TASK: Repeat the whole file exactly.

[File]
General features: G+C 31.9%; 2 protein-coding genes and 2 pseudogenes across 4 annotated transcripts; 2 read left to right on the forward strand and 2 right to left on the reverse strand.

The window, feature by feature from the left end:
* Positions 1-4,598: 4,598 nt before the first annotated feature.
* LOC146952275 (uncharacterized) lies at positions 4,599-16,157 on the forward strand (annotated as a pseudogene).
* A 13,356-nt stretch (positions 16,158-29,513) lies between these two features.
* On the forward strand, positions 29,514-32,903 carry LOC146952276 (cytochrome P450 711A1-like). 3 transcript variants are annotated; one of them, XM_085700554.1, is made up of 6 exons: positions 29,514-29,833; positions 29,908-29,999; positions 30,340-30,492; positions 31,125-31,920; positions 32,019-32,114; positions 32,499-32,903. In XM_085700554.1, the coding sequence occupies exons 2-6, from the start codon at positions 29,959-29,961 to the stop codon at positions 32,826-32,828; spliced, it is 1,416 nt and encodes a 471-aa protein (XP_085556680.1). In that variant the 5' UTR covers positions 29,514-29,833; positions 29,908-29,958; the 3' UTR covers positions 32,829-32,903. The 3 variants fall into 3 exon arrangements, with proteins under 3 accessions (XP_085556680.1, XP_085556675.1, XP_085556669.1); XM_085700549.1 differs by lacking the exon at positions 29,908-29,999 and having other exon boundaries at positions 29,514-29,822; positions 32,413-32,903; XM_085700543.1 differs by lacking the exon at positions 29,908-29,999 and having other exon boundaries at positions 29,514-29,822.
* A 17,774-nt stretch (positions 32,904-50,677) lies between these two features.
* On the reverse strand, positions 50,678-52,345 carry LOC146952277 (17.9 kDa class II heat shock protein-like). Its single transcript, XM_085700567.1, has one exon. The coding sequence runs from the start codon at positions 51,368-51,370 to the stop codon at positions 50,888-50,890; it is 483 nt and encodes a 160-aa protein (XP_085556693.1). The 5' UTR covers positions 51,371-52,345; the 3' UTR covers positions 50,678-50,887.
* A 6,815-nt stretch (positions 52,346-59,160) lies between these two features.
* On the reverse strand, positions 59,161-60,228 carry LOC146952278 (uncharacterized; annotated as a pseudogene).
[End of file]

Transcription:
General features: G+C 31.9%; 2 protein-coding genes and 2 pseudogenes across 4 annotated transcripts; 2 read left to right on the forward strand and 2 right to left on the reverse strand.

The window, feature by feature from the left end:
* Positions 1-4,598: 4,598 nt before the first annotated feature.
* LOC146952275 (uncharacterized) lies at positions 4,599-16,157 on the forward strand (annotated as a pseudogene).
* A 13,356-nt stretch (positions 16,158-29,513) lies between these two features.
* On the forward strand, positions 29,514-32,903 carry LOC146952276 (cytochrome P450 711A1-like). 3 transcript variants are annotated; one of them, XM_085700554.1, is made up of 6 exons: positions 29,514-29,833; positions 29,908-29,999; positions 30,340-30,492; positions 31,125-31,920; positions 32,019-32,114; positions 32,499-32,903. In XM_085700554.1, the coding sequence occupies exons 2-6, from the start codon at positions 29,959-29,961 to the stop codon at positions 32,826-32,828; spliced, it is 1,416 nt and encodes a 471-aa protein (XP_085556680.1). In that variant the 5' UTR covers positions 29,514-29,833; positions 29,908-29,958; the 3' UTR covers positions 32,829-32,903. The 3 variants fall into 3 exon arrangements, with proteins under 3 accessions (XP_085556680.1, XP_085556675.1, XP_085556669.1); XM_085700549.1 differs by lacking the exon at positions 29,908-29,999 and having other exon boundaries at positions 29,514-29,822; positions 32,413-32,903; XM_085700543.1 differs by lacking the exon at positions 29,908-29,999 and having other exon boundaries at positions 29,514-29,822.
* A 17,774-nt stretch (positions 32,904-50,677) lies between these two features.
* On the reverse strand, positions 50,678-52,345 carry LOC146952277 (17.9 kDa class II heat shock protein-like). Its single transcript, XM_085700567.1, has one exon. The coding sequence runs from the start codon at positions 51,368-51,370 to the stop codon at positions 50,888-50,890; it is 483 nt and encodes a 160-aa protein (XP_085556693.1). The 5' UTR covers positions 51,371-52,345; the 3' UTR covers positions 50,678-50,887.
* A 6,815-nt stretch (positions 52,346-59,160) lies between these two features.
* On the reverse strand, positions 59,161-60,228 carry LOC146952278 (uncharacterized; annotated as a pseudogene).